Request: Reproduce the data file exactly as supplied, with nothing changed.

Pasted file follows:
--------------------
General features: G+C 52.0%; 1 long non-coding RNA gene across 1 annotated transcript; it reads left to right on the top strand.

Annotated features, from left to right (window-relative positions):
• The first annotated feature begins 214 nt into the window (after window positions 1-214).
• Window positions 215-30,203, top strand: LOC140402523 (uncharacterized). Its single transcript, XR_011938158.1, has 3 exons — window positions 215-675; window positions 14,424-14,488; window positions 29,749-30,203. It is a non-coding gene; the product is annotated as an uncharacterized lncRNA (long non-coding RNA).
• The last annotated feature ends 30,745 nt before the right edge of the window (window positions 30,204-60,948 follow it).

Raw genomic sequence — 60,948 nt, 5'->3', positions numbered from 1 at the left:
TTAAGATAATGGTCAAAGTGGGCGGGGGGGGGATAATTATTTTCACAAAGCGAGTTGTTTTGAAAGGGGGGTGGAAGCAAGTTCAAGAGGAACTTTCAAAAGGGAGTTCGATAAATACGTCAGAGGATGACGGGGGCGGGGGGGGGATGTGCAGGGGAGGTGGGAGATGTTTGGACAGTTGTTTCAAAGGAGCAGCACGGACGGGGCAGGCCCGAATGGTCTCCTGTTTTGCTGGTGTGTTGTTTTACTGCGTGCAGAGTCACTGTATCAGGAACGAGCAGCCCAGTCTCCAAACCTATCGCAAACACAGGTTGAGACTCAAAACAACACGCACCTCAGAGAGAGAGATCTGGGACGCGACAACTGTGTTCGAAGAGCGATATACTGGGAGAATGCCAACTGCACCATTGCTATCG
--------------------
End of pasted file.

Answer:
General features: G+C 52.0%; 1 long non-coding RNA gene across 1 annotated transcript; it reads left to right on the top strand.

Annotated features, from left to right (window-relative positions):
• The first annotated feature begins 214 nt into the window (after window positions 1-214).
• Window positions 215-30,203, top strand: LOC140402523 (uncharacterized). Its single transcript, XR_011938158.1, has 3 exons — window positions 215-675; window positions 14,424-14,488; window positions 29,749-30,203. It is a non-coding gene; the product is annotated as an uncharacterized lncRNA (long non-coding RNA).
• The last annotated feature ends 30,745 nt before the right edge of the window (window positions 30,204-60,948 follow it).

Raw genomic sequence — 60,948 nt, 5'->3', positions numbered from 1 at the left:
TTAAGATAATGGTCAAAGTGGGCGGGGGGGGGATAATTATTTTCACAAAGCGAGTTGTTTTGAAAGGGGGGTGGAAGCAAGTTCAAGAGGAACTTTCAAAAGGGAGTTCGATAAATACGTCAGAGGATGACGGGGGCGGGGGGGGGATGTGCAGGGGAGGTGGGAGATGTTTGGACAGTTGTTTCAAAGGAGCAGCACGGACGGGGCAGGCCCGAATGGTCTCCTGTTTTGCTGGTGTGTTGTTTTACTGCGTGCAGAGTCACTGTATCAGGAACGAGCAGCCCAGTCTCCAAACCTATCGCAAACACAGGTTGAGACTCAAAACAACACGCACCTCAGAGAGAGAGATCTGGGACGCGACAACTGTGTTCGAAGAGCGATATACTGGGAGAATGCCAACTGCACCATTGCTATCG